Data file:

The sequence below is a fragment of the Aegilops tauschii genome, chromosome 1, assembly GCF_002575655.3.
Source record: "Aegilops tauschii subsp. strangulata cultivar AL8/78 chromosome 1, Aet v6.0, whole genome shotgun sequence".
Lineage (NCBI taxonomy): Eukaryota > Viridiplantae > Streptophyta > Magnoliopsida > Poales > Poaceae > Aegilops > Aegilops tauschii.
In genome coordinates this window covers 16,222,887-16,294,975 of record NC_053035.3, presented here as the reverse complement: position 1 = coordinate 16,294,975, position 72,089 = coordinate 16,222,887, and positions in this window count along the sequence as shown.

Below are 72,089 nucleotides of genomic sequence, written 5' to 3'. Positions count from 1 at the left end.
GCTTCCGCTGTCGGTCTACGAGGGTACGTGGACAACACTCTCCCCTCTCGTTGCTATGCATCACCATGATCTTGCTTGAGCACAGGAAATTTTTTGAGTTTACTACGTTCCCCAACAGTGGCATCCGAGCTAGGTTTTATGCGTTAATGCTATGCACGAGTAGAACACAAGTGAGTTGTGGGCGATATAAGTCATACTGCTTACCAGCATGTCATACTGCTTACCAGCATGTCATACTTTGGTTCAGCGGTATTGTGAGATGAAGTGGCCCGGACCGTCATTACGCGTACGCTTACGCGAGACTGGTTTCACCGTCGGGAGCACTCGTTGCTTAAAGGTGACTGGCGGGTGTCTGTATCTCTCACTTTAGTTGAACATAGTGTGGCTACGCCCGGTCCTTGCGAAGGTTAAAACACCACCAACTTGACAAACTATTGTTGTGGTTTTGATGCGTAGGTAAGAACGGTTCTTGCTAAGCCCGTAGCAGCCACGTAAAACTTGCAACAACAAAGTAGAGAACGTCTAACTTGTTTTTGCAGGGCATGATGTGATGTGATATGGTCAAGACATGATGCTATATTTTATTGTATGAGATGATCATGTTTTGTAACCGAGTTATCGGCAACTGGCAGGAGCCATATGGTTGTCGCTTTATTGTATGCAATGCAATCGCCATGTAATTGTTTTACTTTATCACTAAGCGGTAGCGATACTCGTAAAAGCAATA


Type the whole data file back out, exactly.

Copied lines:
The sequence below is a fragment of the Aegilops tauschii genome, chromosome 1, assembly GCF_002575655.3.
Source record: "Aegilops tauschii subsp. strangulata cultivar AL8/78 chromosome 1, Aet v6.0, whole genome shotgun sequence".
Lineage (NCBI taxonomy): Eukaryota > Viridiplantae > Streptophyta > Magnoliopsida > Poales > Poaceae > Aegilops > Aegilops tauschii.
In genome coordinates this window covers 16,222,887-16,294,975 of record NC_053035.3, presented here as the reverse complement: position 1 = coordinate 16,294,975, position 72,089 = coordinate 16,222,887, and positions in this window count along the sequence as shown.

Below are 72,089 nucleotides of genomic sequence, written 5' to 3'. Positions count from 1 at the left end.
GCTTCCGCTGTCGGTCTACGAGGGTACGTGGACAACACTCTCCCCTCTCGTTGCTATGCATCACCATGATCTTGCTTGAGCACAGGAAATTTTTTGAGTTTACTACGTTCCCCAACAGTGGCATCCGAGCTAGGTTTTATGCGTTAATGCTATGCACGAGTAGAACACAAGTGAGTTGTGGGCGATATAAGTCATACTGCTTACCAGCATGTCATACTGCTTACCAGCATGTCATACTTTGGTTCAGCGGTATTGTGAGATGAAGTGGCCCGGACCGTCATTACGCGTACGCTTACGCGAGACTGGTTTCACCGTCGGGAGCACTCGTTGCTTAAAGGTGACTGGCGGGTGTCTGTATCTCTCACTTTAGTTGAACATAGTGTGGCTACGCCCGGTCCTTGCGAAGGTTAAAACACCACCAACTTGACAAACTATTGTTGTGGTTTTGATGCGTAGGTAAGAACGGTTCTTGCTAAGCCCGTAGCAGCCACGTAAAACTTGCAACAACAAAGTAGAGAACGTCTAACTTGTTTTTGCAGGGCATGATGTGATGTGATATGGTCAAGACATGATGCTATATTTTATTGTATGAGATGATCATGTTTTGTAACCGAGTTATCGGCAACTGGCAGGAGCCATATGGTTGTCGCTTTATTGTATGCAATGCAATCGCCATGTAATTGTTTTACTTTATCACTAAGCGGTAGCGATACTCGTAAAAGCAATA